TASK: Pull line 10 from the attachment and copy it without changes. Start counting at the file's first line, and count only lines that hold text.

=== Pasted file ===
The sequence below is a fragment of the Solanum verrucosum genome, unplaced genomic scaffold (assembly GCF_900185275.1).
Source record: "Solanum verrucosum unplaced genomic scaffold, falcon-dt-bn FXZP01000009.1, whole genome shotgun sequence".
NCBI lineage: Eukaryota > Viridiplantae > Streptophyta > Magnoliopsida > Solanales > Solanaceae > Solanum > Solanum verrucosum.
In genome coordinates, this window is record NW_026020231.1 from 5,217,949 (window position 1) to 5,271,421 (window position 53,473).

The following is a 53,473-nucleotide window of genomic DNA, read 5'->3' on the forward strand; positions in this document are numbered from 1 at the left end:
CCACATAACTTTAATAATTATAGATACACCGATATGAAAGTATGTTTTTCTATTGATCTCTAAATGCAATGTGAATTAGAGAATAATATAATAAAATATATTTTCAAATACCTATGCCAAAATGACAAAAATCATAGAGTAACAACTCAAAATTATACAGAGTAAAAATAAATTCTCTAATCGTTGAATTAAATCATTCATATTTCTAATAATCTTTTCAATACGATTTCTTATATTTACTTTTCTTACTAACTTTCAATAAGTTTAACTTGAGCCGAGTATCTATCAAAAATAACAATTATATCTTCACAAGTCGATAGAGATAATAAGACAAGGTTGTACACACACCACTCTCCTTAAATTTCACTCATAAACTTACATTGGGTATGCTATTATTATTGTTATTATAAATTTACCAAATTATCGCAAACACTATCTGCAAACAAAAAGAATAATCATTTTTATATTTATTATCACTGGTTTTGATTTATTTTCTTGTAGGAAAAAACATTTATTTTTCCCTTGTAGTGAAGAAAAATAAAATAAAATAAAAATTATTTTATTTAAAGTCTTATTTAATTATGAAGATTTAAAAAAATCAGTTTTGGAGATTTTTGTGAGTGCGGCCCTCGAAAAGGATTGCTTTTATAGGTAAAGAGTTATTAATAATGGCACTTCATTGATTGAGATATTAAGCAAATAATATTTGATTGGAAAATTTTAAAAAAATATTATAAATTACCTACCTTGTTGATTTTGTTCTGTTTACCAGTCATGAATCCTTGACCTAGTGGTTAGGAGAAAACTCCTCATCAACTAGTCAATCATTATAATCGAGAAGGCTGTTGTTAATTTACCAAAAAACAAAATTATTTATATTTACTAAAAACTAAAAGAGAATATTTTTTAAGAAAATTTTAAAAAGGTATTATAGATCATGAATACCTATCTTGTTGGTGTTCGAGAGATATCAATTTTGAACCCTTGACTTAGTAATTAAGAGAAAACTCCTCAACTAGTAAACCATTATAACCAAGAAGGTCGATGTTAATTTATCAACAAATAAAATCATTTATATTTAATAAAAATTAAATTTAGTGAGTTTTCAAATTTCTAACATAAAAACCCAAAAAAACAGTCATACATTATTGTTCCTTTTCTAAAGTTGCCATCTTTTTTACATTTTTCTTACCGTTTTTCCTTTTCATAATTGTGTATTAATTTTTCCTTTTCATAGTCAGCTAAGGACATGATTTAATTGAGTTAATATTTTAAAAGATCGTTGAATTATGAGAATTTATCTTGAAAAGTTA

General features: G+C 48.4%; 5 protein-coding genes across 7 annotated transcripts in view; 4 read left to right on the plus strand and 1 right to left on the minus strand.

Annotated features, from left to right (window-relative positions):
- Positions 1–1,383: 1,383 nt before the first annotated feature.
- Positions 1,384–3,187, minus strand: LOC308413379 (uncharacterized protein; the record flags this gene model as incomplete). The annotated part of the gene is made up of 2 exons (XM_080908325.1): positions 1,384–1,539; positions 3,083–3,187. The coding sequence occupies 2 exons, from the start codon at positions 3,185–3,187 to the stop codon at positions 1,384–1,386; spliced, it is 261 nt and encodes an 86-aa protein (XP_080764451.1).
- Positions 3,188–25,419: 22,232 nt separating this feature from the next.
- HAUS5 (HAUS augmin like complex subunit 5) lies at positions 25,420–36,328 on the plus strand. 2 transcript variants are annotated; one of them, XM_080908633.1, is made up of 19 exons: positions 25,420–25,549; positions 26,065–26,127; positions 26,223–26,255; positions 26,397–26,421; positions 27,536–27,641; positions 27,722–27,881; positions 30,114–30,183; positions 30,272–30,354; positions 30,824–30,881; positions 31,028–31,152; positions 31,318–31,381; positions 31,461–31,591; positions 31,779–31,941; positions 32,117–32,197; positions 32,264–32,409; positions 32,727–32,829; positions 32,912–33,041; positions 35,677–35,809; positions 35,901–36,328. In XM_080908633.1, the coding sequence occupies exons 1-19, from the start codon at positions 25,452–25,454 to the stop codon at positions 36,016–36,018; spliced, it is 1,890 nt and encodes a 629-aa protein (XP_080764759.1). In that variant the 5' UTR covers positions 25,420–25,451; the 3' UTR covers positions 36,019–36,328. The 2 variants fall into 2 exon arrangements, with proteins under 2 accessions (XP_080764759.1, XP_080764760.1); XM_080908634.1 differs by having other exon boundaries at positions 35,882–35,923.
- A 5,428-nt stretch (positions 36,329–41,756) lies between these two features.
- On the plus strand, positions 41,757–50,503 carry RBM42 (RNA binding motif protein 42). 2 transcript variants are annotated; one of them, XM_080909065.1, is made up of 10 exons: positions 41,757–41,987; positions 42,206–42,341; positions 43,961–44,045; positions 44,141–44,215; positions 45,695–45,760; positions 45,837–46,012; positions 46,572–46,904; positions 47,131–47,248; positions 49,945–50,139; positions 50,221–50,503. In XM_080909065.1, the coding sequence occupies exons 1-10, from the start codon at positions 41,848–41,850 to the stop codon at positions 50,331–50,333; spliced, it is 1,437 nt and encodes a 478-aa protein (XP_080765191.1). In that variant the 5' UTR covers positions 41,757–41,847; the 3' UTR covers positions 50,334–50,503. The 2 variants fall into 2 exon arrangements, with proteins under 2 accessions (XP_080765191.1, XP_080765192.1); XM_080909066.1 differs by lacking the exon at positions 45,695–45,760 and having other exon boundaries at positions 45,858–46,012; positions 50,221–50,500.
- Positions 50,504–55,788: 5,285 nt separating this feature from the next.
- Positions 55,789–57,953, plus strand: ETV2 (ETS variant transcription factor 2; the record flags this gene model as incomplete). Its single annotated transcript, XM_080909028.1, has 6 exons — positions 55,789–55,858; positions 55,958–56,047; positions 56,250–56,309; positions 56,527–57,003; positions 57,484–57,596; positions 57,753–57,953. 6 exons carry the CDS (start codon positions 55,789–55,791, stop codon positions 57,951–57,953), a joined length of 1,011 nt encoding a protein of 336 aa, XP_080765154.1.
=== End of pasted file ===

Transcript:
- Positions 1,384–3,187, minus strand: LOC308413379 (uncharacterized protein; the record flags this gene model as incomplete). The annotated part of the gene is made up of 2 exons (XM_080908325.1): positions 1,384–1,539; positions 3,083–3,187. The coding sequence occupies 2 exons, from the start codon at positions 3,185–3,187 to the stop codon at positions 1,384–1,386; spliced, it is 261 nt and encodes an 86-aa protein (XP_080764451.1).